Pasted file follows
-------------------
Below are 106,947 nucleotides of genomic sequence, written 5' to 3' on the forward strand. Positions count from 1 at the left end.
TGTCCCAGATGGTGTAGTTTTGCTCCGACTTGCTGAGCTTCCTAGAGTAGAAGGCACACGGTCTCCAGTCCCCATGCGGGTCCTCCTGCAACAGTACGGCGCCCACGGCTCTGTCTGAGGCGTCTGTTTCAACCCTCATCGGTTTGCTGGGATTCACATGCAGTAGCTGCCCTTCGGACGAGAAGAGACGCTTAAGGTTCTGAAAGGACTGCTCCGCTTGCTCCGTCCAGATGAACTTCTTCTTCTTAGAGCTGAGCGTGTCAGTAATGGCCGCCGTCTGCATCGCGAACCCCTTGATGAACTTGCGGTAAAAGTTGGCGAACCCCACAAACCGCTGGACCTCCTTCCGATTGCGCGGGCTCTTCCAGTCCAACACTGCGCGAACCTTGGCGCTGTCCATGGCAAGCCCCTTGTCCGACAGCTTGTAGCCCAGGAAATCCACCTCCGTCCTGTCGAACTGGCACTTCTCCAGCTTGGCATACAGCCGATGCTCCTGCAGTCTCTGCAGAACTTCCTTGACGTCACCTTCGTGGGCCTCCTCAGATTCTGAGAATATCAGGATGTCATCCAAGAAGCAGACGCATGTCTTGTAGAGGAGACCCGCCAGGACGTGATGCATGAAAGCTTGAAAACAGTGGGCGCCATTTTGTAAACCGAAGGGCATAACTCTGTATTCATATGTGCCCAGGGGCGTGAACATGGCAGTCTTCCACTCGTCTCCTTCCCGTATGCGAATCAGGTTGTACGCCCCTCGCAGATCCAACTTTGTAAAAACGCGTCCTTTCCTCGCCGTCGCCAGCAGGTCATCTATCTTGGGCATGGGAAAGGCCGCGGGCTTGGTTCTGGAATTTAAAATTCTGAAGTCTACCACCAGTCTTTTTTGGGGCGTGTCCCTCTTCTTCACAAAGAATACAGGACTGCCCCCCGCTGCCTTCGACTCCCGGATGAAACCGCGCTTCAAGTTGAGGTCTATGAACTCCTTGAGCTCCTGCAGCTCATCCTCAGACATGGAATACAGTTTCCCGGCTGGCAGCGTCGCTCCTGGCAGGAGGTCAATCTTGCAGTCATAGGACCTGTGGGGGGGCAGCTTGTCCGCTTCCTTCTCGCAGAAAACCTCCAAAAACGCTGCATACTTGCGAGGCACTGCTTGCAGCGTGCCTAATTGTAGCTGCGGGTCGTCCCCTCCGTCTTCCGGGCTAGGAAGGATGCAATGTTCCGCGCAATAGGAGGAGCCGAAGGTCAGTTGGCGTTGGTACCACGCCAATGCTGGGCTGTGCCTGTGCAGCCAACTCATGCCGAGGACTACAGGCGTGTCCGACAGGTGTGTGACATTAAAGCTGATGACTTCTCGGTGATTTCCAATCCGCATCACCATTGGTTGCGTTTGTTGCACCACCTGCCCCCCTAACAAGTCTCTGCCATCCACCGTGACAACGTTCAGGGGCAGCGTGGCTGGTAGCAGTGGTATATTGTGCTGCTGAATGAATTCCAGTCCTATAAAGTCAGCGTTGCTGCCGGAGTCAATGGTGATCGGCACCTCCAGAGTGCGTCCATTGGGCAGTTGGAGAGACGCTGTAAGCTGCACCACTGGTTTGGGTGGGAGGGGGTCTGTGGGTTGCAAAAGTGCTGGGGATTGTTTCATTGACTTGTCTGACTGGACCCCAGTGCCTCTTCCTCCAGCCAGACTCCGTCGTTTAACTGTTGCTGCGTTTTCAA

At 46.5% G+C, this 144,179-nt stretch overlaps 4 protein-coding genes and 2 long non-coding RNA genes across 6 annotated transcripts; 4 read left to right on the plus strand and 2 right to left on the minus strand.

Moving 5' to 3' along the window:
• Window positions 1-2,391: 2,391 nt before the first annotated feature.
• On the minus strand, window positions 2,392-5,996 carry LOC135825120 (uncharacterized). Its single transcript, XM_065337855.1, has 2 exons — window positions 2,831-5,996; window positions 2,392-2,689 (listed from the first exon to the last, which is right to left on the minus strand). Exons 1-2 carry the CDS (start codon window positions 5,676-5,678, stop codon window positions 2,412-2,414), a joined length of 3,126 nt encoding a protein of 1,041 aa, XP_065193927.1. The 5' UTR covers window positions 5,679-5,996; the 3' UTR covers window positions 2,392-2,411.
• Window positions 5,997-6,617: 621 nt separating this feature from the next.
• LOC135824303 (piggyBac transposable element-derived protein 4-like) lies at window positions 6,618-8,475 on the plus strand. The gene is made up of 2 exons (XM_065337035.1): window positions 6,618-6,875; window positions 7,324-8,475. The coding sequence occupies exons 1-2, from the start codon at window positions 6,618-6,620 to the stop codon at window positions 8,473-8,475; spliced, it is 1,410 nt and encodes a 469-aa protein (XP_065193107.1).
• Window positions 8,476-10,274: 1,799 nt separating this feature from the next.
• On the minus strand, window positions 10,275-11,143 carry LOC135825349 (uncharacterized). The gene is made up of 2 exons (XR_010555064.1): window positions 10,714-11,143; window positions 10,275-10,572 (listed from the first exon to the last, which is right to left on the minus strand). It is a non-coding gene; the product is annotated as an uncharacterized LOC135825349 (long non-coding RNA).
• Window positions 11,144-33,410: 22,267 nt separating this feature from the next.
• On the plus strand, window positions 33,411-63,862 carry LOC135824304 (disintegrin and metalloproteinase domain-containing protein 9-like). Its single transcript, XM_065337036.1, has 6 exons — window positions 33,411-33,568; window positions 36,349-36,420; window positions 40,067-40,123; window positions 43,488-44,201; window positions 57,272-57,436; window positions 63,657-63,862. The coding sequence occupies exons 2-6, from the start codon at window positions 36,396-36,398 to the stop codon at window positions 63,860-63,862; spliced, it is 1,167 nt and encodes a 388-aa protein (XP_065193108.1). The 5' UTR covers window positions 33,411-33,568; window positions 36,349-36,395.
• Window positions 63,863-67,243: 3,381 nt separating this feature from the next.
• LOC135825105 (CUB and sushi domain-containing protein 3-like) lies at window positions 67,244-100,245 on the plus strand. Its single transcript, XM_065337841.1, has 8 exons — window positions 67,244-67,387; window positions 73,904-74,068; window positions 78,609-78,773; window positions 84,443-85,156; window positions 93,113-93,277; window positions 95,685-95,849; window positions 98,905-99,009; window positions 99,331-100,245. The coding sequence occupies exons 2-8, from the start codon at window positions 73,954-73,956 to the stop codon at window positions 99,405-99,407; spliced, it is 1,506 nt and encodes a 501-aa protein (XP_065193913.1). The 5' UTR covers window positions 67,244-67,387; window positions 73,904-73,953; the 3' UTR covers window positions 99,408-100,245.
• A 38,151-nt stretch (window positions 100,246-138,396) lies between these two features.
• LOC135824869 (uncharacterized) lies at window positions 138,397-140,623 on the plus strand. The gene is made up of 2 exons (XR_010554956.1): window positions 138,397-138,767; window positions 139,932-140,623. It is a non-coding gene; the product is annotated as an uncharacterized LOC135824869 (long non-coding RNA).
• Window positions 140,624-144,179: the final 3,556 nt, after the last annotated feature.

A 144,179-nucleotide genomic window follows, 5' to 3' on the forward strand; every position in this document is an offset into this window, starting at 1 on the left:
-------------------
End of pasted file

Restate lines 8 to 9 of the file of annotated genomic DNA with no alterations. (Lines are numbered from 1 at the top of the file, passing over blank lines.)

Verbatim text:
• LOC135824303 (piggyBac transposable element-derived protein 4-like) lies at window positions 6,618-8,475 on the plus strand. The gene is made up of 2 exons (XM_065337035.1): window positions 6,618-6,875; window positions 7,324-8,475. The coding sequence occupies exons 1-2, from the start codon at window positions 6,618-6,620 to the stop codon at window positions 8,473-8,475; spliced, it is 1,410 nt and encodes a 469-aa protein (XP_065193107.1).
• Window positions 8,476-10,274: 1,799 nt separating this feature from the next.